That Texting-While-Driving Ticket Will Likely Increase Your Premium
One of the main reasons that car insurance rates are going up is the increase in distracted driving, which has led to a significant jump in vehicular deaths and accidents in the last five years.
Despite most states in the country now having laws barring the use of your phone for talking or other tasks such as messaging or taking pictures, accidents from distracted driving continue mounting.
So, what if you are one of the ones who gets a ticket for distracted driving? Be prepared for a significant increase in your insurance, according to the "2019 Distracted Driving Report" by The Zebra, an insurance rate comparison website.
According to the report, in 2011, a ticket for distracted driving (texting or using your cell phone while driving) would have raised the average driver's car insurance rate by 0.2%, costing them less than $3 per year in added premium. Now, the same violation will raise rates by an average of 19.7% (about $290) - a penalty increase of 9,750% in just eight years.
This is on top of the insurance rate increases you already have been seeing even if you have not been cited for distracted driving. And it's no wonder. Consider the following:
Nine people are killed per day due to distracted driving accidents in the United States - or about 3,500 people per year.
Nine percent of fatal crashes in 2017 were "distraction-affected" crashes, according to the National Highway Traffic Safety Administration.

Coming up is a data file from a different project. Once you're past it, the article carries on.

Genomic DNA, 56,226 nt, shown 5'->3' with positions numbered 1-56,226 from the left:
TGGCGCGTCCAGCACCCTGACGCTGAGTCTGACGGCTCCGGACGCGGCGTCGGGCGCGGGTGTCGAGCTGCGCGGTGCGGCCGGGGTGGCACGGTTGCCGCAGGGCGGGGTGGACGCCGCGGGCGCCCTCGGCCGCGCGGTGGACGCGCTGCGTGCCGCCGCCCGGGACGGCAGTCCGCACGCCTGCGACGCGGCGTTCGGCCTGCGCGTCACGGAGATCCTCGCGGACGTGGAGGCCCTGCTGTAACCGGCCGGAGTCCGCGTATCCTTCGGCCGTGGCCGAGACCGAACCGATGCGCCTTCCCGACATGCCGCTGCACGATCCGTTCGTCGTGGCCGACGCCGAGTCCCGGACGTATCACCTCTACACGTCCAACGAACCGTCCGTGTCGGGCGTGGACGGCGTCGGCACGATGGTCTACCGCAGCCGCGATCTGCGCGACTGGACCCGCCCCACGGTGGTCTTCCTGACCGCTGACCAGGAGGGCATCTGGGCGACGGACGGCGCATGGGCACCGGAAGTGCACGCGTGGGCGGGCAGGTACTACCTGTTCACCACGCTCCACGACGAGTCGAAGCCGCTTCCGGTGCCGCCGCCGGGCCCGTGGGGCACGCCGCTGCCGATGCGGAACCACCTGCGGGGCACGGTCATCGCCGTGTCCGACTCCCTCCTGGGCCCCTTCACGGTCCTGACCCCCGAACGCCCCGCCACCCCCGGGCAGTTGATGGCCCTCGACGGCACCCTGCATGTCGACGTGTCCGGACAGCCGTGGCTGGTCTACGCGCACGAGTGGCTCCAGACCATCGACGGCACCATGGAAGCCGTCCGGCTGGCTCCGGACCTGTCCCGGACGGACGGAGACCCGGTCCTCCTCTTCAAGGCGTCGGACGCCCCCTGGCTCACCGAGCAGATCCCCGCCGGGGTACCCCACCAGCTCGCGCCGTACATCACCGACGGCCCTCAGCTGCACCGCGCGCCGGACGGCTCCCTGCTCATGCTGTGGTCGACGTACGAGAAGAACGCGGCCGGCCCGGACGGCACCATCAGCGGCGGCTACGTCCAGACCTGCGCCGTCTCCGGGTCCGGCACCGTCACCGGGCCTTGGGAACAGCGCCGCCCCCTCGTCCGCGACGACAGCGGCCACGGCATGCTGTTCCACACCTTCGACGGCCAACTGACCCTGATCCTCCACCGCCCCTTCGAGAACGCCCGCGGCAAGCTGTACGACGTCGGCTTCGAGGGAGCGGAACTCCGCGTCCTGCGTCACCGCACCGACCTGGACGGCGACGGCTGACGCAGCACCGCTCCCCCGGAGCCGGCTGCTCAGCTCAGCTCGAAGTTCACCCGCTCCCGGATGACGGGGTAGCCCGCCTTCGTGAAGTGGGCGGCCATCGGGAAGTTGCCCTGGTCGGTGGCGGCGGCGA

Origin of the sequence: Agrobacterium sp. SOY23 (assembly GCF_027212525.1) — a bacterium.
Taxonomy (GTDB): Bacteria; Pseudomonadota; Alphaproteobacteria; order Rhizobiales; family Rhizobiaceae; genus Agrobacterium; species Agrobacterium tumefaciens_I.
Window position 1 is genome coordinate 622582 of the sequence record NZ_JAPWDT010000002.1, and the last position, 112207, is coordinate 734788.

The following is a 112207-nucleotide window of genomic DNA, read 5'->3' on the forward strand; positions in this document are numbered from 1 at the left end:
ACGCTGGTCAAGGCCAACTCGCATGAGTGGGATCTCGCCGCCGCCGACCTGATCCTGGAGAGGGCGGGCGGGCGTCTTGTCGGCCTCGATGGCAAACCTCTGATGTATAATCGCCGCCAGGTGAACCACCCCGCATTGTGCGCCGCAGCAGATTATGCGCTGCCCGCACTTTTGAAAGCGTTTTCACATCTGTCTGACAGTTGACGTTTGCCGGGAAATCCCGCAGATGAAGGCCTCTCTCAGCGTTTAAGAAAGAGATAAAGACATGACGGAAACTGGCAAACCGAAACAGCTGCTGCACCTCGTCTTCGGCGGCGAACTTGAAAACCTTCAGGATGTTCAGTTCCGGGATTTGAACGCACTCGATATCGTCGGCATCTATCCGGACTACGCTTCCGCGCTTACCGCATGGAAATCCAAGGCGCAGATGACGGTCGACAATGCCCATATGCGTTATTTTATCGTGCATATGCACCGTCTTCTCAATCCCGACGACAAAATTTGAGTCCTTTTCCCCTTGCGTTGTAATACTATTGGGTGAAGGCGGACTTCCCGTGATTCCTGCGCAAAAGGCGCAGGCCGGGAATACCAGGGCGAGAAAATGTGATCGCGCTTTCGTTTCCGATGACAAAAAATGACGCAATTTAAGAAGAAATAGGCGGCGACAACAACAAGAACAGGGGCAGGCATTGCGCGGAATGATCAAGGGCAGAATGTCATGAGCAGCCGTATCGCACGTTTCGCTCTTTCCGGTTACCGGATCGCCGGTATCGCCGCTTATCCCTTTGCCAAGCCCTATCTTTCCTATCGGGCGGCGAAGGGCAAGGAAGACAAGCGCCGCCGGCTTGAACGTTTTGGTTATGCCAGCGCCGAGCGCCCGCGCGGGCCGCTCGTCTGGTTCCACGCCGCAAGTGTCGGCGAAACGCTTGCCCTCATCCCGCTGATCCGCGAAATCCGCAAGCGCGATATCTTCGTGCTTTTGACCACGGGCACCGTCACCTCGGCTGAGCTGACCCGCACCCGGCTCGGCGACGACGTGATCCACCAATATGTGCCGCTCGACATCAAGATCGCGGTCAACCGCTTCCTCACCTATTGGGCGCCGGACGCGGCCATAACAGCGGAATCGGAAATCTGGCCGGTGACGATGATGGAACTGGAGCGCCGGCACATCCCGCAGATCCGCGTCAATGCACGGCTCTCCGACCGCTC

47 states and the District of Columbia have laws prohibiting texting while driving.
16 states and the District of Columbia have laws prohibiting phone use while driving.
Fines for distracted driving range among all states from $50 to $500.
The annual economic impact of distracted driving accidents and deaths is $40 billion.
Ticketed for distracted driving
If you get a distracted driving ticket, you will likely be hit with a surcharge on your premium. The amount will depend on your insurance company, and the increase of $290 cited above is an average across all states and insurance companies. So, what you are surcharged could well be more than that amount.
Also, if you are ticketed, the surcharge will likely stay on your policy for three years after the infraction, which means you'll be paying for your mistake for many years.
And, if you are ticketed a second time for the same offense, the surcharge will likely be higher.
You may wonder why insurers have only just begun to raise car insurance rates for distracted driving violations, despite the proven danger. It's because state insurance regulations usually require that insurance companies are using fair methods to set rates and that any changes they make must be justified and approved.
Insurers consider many rating factors to determine rates - information to do with what kind of car you drive, where you live, driver characteristics (age, gender, etc.), and of course your driving record.
In the past three years, insurance companies have determined they have sufficient data about the riskiness of drivers who receive distracted driving violations on their driving records to raise rates accordingly, and that they have substantial proof to convince regulators of the validity of their rate changes.